As is apparent in the recent terrorist attacks in both Europe and the U.S., the biggest threat now are "lone wolf" attacks by radicalized Americans and Europeans. It is therefore imperative that we better understand the radicalization process so we can effectively intervene. Seamus Hughes and Alexander Melagrou-Hitchens of the Program on Extremism at George Washington University, have done some very interesting work that could help us stop these attacks. They have focused their attention on ISIS's use of English speakers on social media to recruit and facilitate these attacks. They have found that these "virtual entrepreneurs" were involved in at least 21% of all terror plots in the U.S. and more than half the plots in Europe:
Virtual entrepreneurs represent a natural progression of the IS threat to the West. As military pressure has squeezed the group in its bases in Iraq and Syria, and governments have largely staunched the flow of foreign fighters from their shores, the group has sought to exploit its online reach to maintain a presence in the countries of its enemies.
Junaid Hussain’s presence on social media platforms like Twitter, for example, allowed him to gain an almost cult-like following among Western sympathizers. Hussain, a former hacker who had frequent run-ins with law enforcement, travelled to Syria while awaiting trial for a charge of violent disorder. Here was a man who practiced what he preached; he talked the talk and walked the walk. Not only did he support jihad on his Twitter feed, he joined and fought for the group in its heartland. Hussain’s actions gave him a level of credibility that he quickly leveraged into a following, allowing him to further the terrorist aims of IS in the West. Hussain was revered by American and British jihadists, who looked to him for religious advice and practical answers on everything from how to travel to join IS to religious rulings on fighting Jihad.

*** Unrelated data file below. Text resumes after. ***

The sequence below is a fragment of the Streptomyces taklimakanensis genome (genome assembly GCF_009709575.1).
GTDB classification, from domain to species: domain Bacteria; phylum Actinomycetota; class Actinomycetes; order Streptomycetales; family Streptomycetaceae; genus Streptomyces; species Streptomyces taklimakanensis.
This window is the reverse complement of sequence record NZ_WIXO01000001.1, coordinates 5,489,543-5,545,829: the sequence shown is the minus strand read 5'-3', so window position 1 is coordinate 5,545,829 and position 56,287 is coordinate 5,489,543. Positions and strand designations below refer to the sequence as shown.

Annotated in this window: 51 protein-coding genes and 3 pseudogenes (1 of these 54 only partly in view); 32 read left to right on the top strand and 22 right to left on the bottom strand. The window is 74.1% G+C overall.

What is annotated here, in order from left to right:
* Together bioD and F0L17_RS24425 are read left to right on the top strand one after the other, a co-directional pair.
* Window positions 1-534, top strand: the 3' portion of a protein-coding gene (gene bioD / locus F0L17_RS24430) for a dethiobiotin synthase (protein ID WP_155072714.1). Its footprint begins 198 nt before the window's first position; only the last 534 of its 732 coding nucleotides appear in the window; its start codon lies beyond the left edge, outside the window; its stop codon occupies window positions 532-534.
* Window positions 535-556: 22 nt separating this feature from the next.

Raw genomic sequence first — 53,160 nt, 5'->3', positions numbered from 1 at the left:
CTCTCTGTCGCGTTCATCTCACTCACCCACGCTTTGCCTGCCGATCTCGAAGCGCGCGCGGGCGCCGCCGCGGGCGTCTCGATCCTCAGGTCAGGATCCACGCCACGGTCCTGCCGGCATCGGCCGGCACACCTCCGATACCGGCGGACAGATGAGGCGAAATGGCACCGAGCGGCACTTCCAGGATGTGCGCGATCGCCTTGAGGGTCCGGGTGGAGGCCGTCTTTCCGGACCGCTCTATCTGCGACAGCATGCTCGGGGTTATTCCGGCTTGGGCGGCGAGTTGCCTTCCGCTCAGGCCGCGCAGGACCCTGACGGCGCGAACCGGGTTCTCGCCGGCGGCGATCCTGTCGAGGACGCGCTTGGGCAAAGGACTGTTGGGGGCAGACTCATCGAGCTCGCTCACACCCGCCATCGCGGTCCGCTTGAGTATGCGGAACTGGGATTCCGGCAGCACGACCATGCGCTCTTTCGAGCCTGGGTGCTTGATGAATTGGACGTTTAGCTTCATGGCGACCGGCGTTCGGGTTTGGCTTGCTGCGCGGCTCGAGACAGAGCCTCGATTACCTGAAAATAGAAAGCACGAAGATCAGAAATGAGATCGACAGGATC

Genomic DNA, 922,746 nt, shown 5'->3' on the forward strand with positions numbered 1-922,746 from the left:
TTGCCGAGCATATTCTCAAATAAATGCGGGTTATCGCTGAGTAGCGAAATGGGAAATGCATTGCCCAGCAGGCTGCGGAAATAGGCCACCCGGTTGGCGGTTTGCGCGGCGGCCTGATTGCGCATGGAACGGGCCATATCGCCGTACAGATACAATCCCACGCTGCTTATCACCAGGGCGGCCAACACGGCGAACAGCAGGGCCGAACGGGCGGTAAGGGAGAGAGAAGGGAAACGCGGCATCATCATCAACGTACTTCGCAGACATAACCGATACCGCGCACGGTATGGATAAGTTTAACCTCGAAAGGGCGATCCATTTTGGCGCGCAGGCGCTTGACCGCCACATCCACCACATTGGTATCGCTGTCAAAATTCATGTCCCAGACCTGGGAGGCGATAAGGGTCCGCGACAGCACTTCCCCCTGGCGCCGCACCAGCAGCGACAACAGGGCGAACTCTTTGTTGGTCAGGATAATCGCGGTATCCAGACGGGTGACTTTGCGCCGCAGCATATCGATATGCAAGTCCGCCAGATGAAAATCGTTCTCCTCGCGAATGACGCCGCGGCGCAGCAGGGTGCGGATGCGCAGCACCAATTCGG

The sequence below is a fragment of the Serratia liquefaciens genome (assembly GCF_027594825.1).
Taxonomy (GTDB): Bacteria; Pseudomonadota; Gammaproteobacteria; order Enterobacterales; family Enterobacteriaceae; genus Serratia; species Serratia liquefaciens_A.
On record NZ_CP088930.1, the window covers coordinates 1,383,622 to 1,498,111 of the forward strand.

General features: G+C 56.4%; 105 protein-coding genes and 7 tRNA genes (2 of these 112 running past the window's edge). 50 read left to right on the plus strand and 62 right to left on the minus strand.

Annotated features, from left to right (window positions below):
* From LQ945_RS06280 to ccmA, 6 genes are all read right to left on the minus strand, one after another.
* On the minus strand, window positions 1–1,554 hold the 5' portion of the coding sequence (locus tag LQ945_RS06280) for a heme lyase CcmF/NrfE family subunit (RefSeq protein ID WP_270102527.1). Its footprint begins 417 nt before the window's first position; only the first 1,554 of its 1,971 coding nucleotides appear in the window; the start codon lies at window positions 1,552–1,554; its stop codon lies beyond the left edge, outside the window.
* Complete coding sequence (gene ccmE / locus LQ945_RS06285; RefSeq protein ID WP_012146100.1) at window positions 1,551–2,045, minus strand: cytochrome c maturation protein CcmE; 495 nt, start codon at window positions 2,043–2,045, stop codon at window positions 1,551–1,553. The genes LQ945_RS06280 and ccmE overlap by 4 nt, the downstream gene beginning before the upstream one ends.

Hussain was always happy to advise potential jihadis on matters large and small. In one case, he provided an Ohio man, Munir Abdulkader, with the address of a U.S. military officer, and suggested that he be killed. Abdulkader relied on Hussain to provide material details. “Make sure the soldier was in Iraq or Afghanistan,” one text stated. “Do you know his work schedule? When he home etc?” said another. Abdulkader went further in his requests: “How do you make Molotov? You have a link? And what’s the knife to use? Sharpest?” He gave Hussain a play-by-play of his surveillance of targets and the supposed ease of purchasing a AK-47. At each step, Hussain was online and encouraging. Abdulkader was arrested shortly after that, having plotted part of his attack with an accomplice who was an FBI informant.Read their Lawfare post here. They elaborate on their work in West Point's Combating Terrorism Center's Sentinel.